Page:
2. Sends a notification message to the HTTP server, informing it of the socket port number for the Child Command Server, and the set of session options and shortcut commands defined in the .htshrc file.
          3. Execs the standard shell for this user
2.1. Authentication response message

One of the following messages is sent from the CCS/CSh at the completion of authentication/initialisation. Each of the lines in these messages is terminated by a null-byte (no terminating newline occurs).

2.1.1. Success message

A success message is indicated by a status code >= 0

status=numeric code


2.1.2. Failure message

A failure message is indicated by a status code < 0

status=numeric code

3. Message exchange between HTTP server and Child Command Server (CCS)

On the HTTP server side, each message exchange between HTTP and Command Server involves:

  1. Opening socket to Child Command Server
  2. Sending one of the messages below to CCS
  3. Closing socket

On the Child Command Server end:

  1. (Block) Accept a new socket connection. (This is done with a timeout: if no new connection is received within the timeout period, the CCS and CSh exit)
  2. Use socket to read message from HTTP server
  3. Send appropriate string to child shell
  4. Loop reading output from child shell, and passing to HTTP Server via connected socket. The loop reading from child shell is controlled by a select() with timeout (of some short period say 0.5 secs). When no more input is received, or the limit specified by the htshd c command line option is reached, we break out of loop.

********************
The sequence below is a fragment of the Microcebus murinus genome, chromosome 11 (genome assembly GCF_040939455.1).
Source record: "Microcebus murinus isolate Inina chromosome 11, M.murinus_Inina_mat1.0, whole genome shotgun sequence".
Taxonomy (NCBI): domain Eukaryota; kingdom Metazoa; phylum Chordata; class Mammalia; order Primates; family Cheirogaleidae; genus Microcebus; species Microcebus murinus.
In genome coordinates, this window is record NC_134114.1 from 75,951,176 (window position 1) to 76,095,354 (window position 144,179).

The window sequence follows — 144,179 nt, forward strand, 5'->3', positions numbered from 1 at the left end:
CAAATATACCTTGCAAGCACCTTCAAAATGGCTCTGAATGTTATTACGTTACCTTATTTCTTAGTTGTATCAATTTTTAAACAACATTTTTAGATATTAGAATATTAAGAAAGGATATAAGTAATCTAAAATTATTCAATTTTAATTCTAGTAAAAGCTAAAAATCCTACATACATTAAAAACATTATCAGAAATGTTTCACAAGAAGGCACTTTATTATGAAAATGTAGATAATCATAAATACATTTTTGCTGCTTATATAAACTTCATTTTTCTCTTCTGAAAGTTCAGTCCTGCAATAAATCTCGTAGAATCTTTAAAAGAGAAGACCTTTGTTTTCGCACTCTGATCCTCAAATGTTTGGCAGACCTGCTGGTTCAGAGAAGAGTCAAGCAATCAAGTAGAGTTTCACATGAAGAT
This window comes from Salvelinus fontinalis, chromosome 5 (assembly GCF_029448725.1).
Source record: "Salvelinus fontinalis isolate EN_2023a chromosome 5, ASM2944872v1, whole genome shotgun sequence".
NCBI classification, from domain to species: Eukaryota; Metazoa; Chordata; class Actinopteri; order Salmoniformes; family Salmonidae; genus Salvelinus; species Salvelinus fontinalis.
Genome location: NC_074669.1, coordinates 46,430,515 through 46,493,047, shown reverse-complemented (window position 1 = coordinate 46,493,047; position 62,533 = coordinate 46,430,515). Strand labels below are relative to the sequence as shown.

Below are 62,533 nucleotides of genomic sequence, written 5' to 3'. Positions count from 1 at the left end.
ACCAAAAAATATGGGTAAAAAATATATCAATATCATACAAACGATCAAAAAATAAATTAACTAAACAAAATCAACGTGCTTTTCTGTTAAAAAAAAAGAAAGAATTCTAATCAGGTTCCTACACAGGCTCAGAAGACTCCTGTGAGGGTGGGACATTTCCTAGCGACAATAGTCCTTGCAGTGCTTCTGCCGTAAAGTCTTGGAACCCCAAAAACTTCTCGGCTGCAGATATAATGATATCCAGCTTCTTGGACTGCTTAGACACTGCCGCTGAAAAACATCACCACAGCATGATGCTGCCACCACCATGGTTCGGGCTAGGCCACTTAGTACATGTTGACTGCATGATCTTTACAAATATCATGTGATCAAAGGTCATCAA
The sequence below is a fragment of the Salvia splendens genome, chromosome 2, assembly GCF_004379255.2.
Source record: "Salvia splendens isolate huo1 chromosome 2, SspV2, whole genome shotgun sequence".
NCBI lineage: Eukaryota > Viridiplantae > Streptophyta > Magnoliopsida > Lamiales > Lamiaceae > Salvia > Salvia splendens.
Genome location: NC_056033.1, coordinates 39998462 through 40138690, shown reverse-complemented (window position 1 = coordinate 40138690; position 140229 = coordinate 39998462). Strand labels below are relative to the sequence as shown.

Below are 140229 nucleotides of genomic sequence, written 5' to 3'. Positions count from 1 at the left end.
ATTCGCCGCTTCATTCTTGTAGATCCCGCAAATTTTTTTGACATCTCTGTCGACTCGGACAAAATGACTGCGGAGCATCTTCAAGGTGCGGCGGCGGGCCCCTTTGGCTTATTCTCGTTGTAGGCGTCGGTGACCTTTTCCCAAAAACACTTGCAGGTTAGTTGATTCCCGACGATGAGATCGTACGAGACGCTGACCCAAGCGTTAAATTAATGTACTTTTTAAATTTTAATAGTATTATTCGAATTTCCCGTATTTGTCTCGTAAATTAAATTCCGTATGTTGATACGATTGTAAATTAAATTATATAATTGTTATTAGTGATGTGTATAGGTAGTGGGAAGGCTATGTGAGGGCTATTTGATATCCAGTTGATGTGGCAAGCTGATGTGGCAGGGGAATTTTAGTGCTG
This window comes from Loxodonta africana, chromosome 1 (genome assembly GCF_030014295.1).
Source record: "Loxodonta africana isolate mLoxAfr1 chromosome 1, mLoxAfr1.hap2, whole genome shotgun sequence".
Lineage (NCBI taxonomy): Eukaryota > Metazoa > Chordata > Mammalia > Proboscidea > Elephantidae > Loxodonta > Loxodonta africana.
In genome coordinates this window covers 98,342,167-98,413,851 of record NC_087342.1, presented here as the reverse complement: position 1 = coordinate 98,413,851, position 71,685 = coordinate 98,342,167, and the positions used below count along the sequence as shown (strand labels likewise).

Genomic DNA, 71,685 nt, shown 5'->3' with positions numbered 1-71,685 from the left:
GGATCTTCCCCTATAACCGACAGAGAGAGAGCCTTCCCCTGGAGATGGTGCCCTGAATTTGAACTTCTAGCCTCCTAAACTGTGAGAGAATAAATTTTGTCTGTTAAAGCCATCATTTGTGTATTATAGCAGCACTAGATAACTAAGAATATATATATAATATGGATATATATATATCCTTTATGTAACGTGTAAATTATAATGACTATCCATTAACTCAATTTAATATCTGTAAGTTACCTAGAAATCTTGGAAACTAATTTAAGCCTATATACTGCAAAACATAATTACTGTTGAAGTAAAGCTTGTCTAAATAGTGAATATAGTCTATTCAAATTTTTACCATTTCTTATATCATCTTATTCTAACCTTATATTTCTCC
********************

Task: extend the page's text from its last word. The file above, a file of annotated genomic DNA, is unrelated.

5. Close connected socket.
3.1. Messages from HTTP to Child Command Server(CCS)

The following messages are sent from the HTTP server to the Child Command Server: All messages are sent in ASCII text. The first character of each message (after the hexadecimal string authorisation key) defines the command. Following this (for most messages) is a 4 digit string (present/absent according to the command type), and in the case of a shell command, a text string.

  • Shortcut: [authKey] [s] [# - shortcut number]
    Ask remote shell to execute one of the Shortcut Commands (sc)
  • Shell command: [authKey] [c] [# - length of text][text]
    Send textual input to shell. Text string should include newline character (if needed).
  • Close connection: [authKey] [z]
    Closes connection, shuts down server
  • Control char: [authKey] [^] [char]
    Send a control character to the remote shell. The character is specified using the corresponding printable ASCII characters (Thus "A" (0x41) for Control-A (0x01)).
  • Signal: [authKey] [x] [# - signal-num]
    Used to send numbered signal to remote shell (not currently used)
  • Null command: [authKey] [n]
    Used to get any outstanding output from child shell
  • Set options: [authKey] [c] [# - length of text][text]
    Specify a list of options to be set in the Child Command Server. These options take the form of a series of delimited NAME=VALUE strings. The length parameter of the command gives the length of the entire string of options.
    This feature is not as yet implemented
3.2 Messages from Child Command Server to HTTP

The following messages are sent from HTTP Server to Command Server Client. All messages are plain ASCII text. Each message begins with a single character indicating the message type. No length field is required as end of text is determined by end of file.

  • Normal text: [n] [text]
    Normal textual output from remote child shell
  • Error condition [e] [text]
    An error occurred on the CCS/CSh, as explained in text, however the CCS/CSh is still alive and prepared to accept further input.
  • Fatal error condition: [f] [text]
    Some fatal error has occurred, the CCS/CSh is aborting, explanatory message in text.